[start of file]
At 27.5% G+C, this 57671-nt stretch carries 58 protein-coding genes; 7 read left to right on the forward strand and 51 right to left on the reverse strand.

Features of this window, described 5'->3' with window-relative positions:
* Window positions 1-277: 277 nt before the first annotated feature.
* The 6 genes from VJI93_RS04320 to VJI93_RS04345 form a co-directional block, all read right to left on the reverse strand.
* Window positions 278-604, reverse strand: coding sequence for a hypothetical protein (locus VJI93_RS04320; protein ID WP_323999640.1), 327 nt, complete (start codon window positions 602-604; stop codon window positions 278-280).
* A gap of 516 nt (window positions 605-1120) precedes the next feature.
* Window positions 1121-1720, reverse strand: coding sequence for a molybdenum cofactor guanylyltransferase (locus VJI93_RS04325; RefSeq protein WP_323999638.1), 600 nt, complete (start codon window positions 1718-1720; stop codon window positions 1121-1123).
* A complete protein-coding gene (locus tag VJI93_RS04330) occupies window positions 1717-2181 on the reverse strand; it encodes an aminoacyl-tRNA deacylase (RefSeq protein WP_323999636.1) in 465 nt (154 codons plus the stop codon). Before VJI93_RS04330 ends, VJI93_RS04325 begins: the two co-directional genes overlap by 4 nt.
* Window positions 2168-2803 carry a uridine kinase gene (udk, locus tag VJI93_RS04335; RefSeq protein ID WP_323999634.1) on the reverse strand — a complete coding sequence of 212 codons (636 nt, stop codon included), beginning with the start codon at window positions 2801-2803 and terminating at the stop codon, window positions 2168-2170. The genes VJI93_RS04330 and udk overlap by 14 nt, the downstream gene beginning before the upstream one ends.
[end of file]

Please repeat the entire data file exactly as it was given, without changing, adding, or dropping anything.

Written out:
At 27.5% G+C, this 57671-nt stretch carries 58 protein-coding genes; 7 read left to right on the forward strand and 51 right to left on the reverse strand.

Features of this window, described 5'->3' with window-relative positions:
* Window positions 1-277: 277 nt before the first annotated feature.
* The 6 genes from VJI93_RS04320 to VJI93_RS04345 form a co-directional block, all read right to left on the reverse strand.
* Window positions 278-604, reverse strand: coding sequence for a hypothetical protein (locus VJI93_RS04320; protein ID WP_323999640.1), 327 nt, complete (start codon window positions 602-604; stop codon window positions 278-280).
* A gap of 516 nt (window positions 605-1120) precedes the next feature.
* Window positions 1121-1720, reverse strand: coding sequence for a molybdenum cofactor guanylyltransferase (locus VJI93_RS04325; RefSeq protein WP_323999638.1), 600 nt, complete (start codon window positions 1718-1720; stop codon window positions 1121-1123).
* A complete protein-coding gene (locus tag VJI93_RS04330) occupies window positions 1717-2181 on the reverse strand; it encodes an aminoacyl-tRNA deacylase (RefSeq protein WP_323999636.1) in 465 nt (154 codons plus the stop codon). Before VJI93_RS04330 ends, VJI93_RS04325 begins: the two co-directional genes overlap by 4 nt.
* Window positions 2168-2803 carry a uridine kinase gene (udk, locus tag VJI93_RS04335; RefSeq protein ID WP_323999634.1) on the reverse strand — a complete coding sequence of 212 codons (636 nt, stop codon included), beginning with the start codon at window positions 2801-2803 and terminating at the stop codon, window positions 2168-2170. The genes VJI93_RS04330 and udk overlap by 14 nt, the downstream gene beginning before the upstream one ends.